As I puttered around, I noticed a text message from my brother. His family and several of his in-laws were camping nearby and were going antiquing in Hazel, Ky. They would be passing by our neighborhood and wanted to stop in for few minutes. I quickly called him and told him that I would be thrilled to see everybody. Within 30 minutes our house was full of family–it was great. After they left, Megan and I got to work on the tomatoes and my beloved started shelling purple-hull peas. In between steps canning tomatoes, we helped shell peas. At one point, we all laughed when Megan realized the amount of peas that we had purchased; they just kept coming out of the box ready for shelling. It was as if the box were bottomless.

With a pair of extra hands, it didn’t take long to blanch, core, and get the tomatoes ready for cold-packing into freshly sterilized jars. As usual, I forget to add the 1t of salt and 2T of lemon juice to the first couple jars. So we had to dump them and start all over again, after getting them stuffed full. I believe in stuffing and stuffing and stuffing tomatoes (sliced/diced or whole) in jars and pulling the extra juice off, thus overpacking the jars.  Overpacking helps reduce fruit float and creates a more technically-correct jar. During the process, Megan mentioned that she used tomato juice for her husbands’ favorite dish. So we put all the juice we were pulling off into quart freezer bags (measuring 2 cups per bag) for her to put in her freezer. There were several bags, so she’ll have an ample supply of fresh juice.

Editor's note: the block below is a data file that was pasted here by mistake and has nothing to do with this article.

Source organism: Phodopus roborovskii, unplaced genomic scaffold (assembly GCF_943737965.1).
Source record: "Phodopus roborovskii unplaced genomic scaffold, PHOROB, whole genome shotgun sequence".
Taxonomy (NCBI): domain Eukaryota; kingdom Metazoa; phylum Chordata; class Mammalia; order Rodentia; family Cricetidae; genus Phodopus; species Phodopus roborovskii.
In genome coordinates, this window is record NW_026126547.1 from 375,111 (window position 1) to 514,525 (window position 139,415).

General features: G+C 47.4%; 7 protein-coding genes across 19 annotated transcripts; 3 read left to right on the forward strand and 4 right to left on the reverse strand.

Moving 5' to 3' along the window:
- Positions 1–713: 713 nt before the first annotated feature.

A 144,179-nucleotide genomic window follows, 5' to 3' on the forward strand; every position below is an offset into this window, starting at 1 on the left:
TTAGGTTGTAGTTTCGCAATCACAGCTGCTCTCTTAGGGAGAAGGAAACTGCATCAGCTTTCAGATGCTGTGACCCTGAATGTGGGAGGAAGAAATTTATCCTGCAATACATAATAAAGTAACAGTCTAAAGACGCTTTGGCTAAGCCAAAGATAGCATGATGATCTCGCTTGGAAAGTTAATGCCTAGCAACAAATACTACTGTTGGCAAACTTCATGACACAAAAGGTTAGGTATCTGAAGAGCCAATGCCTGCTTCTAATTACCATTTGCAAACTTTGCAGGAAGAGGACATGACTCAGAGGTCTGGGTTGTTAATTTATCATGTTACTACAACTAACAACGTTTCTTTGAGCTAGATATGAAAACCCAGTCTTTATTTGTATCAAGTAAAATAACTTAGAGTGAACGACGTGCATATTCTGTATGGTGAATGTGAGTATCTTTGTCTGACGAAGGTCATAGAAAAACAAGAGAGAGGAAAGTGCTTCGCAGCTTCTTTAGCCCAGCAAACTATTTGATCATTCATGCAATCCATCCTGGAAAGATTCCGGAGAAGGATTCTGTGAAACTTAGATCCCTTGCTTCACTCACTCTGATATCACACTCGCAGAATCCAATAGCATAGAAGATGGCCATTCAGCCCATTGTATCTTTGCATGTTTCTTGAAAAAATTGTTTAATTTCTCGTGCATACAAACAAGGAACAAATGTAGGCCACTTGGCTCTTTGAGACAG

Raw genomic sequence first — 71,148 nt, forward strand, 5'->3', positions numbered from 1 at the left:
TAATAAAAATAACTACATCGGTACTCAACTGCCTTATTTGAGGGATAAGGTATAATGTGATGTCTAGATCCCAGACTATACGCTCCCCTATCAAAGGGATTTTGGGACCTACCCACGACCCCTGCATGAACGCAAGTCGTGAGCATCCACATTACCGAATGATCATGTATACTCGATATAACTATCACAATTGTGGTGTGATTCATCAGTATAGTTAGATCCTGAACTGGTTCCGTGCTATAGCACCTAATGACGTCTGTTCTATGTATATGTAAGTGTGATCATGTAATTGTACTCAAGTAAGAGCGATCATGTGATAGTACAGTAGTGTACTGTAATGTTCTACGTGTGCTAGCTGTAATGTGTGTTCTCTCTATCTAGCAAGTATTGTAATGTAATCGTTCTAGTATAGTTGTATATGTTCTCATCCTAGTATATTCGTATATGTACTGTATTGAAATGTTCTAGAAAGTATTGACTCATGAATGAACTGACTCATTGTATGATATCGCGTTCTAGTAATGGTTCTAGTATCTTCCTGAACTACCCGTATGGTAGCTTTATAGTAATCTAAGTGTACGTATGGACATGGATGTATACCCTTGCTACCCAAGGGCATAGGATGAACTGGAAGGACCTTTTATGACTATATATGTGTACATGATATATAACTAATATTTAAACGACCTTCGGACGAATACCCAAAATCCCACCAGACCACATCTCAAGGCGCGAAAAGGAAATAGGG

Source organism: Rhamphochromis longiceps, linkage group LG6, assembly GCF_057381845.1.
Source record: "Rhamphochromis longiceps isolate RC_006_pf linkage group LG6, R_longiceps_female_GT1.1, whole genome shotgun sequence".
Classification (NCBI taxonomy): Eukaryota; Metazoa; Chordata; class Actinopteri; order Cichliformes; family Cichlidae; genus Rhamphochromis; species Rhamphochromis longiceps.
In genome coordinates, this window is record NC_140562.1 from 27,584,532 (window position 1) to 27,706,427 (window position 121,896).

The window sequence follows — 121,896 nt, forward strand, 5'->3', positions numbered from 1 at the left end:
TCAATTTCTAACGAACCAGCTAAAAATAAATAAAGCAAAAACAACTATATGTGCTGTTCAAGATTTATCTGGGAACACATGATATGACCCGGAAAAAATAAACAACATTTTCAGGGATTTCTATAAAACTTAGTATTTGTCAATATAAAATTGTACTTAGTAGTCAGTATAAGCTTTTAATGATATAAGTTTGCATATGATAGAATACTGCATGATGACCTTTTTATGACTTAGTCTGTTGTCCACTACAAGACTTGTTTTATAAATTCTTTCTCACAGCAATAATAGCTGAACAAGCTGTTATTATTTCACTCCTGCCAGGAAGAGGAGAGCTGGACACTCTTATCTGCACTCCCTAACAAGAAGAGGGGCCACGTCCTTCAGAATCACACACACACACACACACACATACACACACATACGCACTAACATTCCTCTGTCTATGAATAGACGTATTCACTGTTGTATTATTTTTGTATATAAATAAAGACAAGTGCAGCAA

I love it when its time to take the jars out of the canner. The colors are so vibrant.

Forty-five minutes after putting the jars into a water bath, we were all admiring the beautiful jars of whole tomatoes — that were pretty easy to prepare. I love how the seeds artistically arrange themselves. And of course all the colors of the tomatoes are stunning. We were quite pleased with ourselves.

I’ll take the jars over to her house later today, after they cool. Knowing her, she’ll use them to whip up something special for dinner. They’ll keep for years, just like the memories of our afternoon together.

Go there. Do that. Get the Free T-Shirt

Get the Tomatopalooza tshirt by sending us your photos and/or stories!

We love hearing your stories.

Since we started blogging, people often stop us and tell us about their canning projects. Or garden projects. Or to remininse about growing up as a farm kid.   We’ve heard some great tales about exploding salsa jars, escaped bovines eating corn stalks, and all the wonderful times they’ve shared with their mothers or grandmothers in the kitchen.

We want to celebrate these wonderful experiences by featuring them here at Despite Everything. Starting today, until August 1, 2012, anyone who would like to share their photos and/or stories will be featured in an upcoming post about the importance of storytelling. For your efforts, you’ll receive a really cool Tomatopalooza t-shirt, designed by us.

What we’re looking for: original photos from our readers that tell a story.  Show us what you’ve been canning or growing in your garden.  The best photos (in our humble opinion) show happy faces.  Provide a brief description (250 words or less).  Also, if you’re a writer and would like to submit a blog post for us to consider, leave us a comment below!

To get the t-shirt (while supplies last!), submit your photos and/or stories email us at tomatopalooza@gmail.com. Make sure to identify everyone in your photo and provide us your address and phone number.

Come! Join the fun and get a Tomatopalooza t-shirt while they last!